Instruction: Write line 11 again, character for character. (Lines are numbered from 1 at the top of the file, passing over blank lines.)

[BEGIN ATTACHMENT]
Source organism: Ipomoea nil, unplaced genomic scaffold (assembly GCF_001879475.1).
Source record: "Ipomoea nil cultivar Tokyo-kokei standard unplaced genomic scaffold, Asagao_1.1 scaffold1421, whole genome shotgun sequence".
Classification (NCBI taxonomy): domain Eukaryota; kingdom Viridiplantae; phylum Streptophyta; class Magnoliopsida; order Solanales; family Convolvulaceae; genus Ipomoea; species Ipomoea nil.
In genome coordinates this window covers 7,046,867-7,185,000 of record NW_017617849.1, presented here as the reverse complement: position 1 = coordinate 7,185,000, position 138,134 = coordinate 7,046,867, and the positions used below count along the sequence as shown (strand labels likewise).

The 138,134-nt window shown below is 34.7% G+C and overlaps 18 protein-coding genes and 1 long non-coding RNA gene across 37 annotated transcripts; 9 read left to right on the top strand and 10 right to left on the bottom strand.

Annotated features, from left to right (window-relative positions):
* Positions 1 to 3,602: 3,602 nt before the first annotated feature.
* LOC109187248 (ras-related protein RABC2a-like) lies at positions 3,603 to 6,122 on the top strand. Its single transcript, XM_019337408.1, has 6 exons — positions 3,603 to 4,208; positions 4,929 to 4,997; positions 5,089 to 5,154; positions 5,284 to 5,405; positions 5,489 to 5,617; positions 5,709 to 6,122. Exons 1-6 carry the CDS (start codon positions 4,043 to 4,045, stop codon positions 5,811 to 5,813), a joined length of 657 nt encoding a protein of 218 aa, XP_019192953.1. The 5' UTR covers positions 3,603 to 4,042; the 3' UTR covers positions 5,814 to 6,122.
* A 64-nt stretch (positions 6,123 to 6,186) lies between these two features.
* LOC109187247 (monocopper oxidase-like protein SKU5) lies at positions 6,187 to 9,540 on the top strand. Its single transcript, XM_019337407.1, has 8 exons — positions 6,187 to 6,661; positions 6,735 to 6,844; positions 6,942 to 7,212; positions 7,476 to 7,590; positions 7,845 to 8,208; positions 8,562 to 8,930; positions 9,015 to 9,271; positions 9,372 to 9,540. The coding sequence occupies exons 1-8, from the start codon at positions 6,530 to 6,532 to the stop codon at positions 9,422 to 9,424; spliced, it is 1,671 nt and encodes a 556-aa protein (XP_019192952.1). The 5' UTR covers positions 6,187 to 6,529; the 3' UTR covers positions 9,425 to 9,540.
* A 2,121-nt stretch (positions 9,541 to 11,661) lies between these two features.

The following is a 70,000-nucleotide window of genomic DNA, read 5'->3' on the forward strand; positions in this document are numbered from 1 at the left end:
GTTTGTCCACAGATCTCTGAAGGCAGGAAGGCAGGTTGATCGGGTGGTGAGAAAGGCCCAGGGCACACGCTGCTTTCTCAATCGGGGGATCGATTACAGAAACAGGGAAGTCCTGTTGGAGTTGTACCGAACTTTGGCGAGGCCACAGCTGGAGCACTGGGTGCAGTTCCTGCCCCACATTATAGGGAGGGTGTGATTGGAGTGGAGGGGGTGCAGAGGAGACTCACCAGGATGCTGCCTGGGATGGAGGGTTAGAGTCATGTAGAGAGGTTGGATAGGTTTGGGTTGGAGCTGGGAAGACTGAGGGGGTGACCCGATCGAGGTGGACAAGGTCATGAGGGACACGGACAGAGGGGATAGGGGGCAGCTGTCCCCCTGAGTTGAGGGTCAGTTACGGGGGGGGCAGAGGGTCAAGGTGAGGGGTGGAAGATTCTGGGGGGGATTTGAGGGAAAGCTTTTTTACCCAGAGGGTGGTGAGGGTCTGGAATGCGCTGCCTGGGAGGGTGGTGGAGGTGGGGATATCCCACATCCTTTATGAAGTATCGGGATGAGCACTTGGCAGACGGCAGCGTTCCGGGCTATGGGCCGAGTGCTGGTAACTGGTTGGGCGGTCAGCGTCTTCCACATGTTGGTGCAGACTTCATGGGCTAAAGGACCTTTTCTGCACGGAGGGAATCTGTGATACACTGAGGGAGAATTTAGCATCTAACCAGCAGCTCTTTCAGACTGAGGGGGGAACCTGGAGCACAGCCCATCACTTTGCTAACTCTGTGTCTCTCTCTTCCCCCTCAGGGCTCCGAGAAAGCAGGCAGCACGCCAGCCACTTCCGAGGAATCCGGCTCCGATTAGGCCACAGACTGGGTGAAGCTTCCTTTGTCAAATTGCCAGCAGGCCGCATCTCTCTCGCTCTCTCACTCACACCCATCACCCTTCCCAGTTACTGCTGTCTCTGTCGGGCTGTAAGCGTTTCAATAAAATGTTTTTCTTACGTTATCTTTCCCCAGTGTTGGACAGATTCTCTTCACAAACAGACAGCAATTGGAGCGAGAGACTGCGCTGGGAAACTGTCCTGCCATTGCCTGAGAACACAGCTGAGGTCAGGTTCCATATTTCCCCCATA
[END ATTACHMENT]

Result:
* A 2,121-nt stretch (positions 9,541 to 11,661) lies between these two features.